All organisms wishing to survive and reproduce must be able to respond adaptively to a complex, changing world. Yet the computational power available is constrained by biology and evolution, favouring mechanisms that are parsimonious yet robust. Here we investigate the information carried in small populations of visually responsive neurons in Drosophila melanogaster. These so-called 'ring neurons', projecting to the ellipsoid body of the central complex, are reported to be necessary for complex visual tasks such as pattern recognition and visual navigation. Recently the receptive fields of these neurons have been mapped, allowing us to investigate how well they can support such behaviours. For instance, in a simulation of classic pattern discrimination experiments, we show that the pattern of output from the ring neurons matches observed fly behaviour. However, performance of the neurons (as with flies) is not perfect and can be easily improved with the addition of extra neurons, suggesting the neurons' receptive fields are not optimised for recognising abstract shapes, a conclusion which casts doubt on cognitive explanations of fly behaviour in pattern recognition assays. Using artificial neural networks, we then assess how easy it is to decode more general information about stimulus shape from the ring neuron population codes. We show that these neurons are well suited for encoding information about size, position and orientation, which are more relevant behavioural parameters for a fly than abstract pattern properties. This leads us to suggest that in order to understand the properties of neural systems, one must consider how perceptual circuits put information at the service of behaviour.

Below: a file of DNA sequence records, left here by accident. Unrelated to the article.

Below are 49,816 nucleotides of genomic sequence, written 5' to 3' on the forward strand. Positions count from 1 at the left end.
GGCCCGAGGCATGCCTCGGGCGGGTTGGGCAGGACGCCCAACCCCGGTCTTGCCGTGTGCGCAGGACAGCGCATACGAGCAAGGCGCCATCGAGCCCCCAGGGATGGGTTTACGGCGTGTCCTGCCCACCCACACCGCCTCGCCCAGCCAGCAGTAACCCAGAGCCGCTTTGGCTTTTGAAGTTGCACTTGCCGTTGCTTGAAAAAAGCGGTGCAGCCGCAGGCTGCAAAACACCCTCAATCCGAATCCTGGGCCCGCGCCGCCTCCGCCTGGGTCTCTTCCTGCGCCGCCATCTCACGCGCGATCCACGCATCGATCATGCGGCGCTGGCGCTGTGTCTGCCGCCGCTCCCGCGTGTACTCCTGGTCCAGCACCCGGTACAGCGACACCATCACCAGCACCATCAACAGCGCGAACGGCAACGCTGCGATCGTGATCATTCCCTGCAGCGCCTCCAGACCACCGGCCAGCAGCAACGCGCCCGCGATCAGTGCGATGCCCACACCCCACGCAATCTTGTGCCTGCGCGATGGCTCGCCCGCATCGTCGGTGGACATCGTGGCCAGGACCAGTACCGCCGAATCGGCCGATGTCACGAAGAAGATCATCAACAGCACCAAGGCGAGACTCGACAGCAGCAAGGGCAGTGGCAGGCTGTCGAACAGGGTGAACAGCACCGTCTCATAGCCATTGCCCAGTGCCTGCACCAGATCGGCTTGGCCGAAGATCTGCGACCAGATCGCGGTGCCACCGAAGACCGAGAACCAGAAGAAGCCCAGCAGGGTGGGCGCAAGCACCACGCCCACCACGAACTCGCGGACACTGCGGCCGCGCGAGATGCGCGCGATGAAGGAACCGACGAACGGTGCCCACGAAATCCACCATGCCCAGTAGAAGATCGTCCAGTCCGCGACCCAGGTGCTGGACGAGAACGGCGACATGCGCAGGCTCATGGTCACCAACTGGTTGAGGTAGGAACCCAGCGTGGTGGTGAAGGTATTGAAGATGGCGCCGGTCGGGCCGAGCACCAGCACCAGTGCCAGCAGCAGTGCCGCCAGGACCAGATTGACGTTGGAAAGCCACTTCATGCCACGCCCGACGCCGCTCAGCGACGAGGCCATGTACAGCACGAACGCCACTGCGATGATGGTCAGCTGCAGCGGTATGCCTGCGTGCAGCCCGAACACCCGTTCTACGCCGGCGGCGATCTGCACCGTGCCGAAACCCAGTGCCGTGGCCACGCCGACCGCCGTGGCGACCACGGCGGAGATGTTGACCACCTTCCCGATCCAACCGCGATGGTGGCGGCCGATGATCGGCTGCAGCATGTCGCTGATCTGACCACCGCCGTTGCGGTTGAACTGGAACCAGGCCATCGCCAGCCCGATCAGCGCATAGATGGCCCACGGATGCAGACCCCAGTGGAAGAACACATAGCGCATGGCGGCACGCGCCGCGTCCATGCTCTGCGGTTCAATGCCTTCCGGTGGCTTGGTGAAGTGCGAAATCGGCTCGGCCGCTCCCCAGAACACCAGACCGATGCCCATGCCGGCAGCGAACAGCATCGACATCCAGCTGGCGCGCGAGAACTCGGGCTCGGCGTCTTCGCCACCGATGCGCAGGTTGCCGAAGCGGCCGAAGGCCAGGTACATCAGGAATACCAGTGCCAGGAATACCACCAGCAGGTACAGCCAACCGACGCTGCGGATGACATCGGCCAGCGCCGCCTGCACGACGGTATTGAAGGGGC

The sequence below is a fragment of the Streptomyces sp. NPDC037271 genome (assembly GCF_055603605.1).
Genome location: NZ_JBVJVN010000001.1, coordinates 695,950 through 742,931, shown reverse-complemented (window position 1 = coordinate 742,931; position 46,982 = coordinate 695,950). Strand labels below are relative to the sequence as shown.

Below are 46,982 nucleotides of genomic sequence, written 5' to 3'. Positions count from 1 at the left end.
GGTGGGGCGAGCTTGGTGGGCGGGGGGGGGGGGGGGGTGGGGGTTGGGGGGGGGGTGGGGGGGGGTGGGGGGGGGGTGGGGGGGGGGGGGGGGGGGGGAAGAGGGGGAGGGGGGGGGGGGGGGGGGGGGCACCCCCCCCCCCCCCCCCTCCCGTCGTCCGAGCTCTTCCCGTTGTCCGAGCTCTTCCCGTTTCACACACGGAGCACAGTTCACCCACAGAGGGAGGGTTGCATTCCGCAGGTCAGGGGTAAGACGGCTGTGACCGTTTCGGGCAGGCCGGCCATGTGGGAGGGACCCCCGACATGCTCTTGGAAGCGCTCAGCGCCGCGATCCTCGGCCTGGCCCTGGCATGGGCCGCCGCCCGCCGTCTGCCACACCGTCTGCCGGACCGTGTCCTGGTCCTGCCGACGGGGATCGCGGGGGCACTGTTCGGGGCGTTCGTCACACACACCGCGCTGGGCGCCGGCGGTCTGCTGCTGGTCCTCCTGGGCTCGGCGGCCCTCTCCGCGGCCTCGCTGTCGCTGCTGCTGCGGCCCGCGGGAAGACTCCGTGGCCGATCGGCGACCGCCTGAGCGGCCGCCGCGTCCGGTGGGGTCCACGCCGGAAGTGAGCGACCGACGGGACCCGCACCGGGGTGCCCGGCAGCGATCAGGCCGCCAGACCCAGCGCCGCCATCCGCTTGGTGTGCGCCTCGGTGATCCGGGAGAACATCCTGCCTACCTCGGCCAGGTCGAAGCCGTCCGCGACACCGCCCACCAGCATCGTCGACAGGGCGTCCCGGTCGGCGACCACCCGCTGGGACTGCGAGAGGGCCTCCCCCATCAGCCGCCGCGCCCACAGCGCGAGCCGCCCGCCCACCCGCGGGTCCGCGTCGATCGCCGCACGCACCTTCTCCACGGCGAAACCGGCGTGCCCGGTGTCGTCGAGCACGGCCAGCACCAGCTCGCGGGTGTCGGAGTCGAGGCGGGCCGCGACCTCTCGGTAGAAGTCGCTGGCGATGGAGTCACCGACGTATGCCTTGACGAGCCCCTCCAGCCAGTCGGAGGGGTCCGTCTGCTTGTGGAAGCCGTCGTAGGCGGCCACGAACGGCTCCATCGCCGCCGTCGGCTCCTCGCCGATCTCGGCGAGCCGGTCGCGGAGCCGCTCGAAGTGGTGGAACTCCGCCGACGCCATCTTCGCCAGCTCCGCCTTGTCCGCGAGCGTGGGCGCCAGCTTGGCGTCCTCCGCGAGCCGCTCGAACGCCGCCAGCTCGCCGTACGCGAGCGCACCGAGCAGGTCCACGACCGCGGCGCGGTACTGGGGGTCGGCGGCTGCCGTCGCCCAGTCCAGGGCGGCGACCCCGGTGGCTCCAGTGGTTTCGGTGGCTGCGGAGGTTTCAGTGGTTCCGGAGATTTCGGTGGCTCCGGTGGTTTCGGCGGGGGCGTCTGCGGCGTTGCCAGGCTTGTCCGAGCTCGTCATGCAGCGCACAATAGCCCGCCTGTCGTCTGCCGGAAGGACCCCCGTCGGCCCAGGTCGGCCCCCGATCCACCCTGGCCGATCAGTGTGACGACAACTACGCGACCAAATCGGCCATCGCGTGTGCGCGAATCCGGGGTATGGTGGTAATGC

9. Relations Between Positive Impacts Of CSR, External Support, CSR Knowledge And The Degree Of CSR Practices In Thai Small And Medium Enterprises

    OpenAIRE

    Pornpimon Eua-anant; Dusadee Ayuwat; Buapun Promphakping

    2011-01-01

    This article investigates the relations between positive impacts from Corporate Social Responsibility (CSR), external support, knowledge about CSR and the degree of CSR practices according to international standards in the viewpoint of small and medium enterprises in Thailand. The survey among 262 small and medium enterprises in five sections in the northeastern region of Thailand reveals that positive impacts of CSR on internal issues have shown to be positively related to the degree of CSR ...

  10. Evaluation of air jet erosion profiles in metal mesh supported SCR plate catalyst based on glass fiber concentrations

    Science.gov (United States)

    Rajath, S.; Nandakishora, Y.; Siddaraju, C.; Roy, Sukumar

    2018-04-01

    This paper explains the evaluation of erosion profiles in metal mesh supported SCR plate catalyst structures in which the glass fibers concentration in the catalyst material is considered as prime factor for erosion resistance and mechanical strength. The samples are prepared and tested at the specified and constant conditions like velocity as 30m/s, sand flow rate as 2g/min, average particle diameter 300 µm and all these samples were tested at different angles at impact preferably 15°,30°,45°,60°,75°,and 90° as per ASTM G76 standards. Say, if 5% glass fibers are present in catalyst material, then erosion resistance increases, but the density of glass fibers is very less because each glass fiber is approximately 20 microns in diameter and weight of individual is negligible. The composition in which 2% fiber is present has slightly higher erosion comparatively, but 3% glass fibers or more foreign inclusion like excessive binders can be eliminated that contributes much for the conversion of NOx. So 2% -3% glass fibers are preferred and optimized based on NOx conversion and erosion resistance property.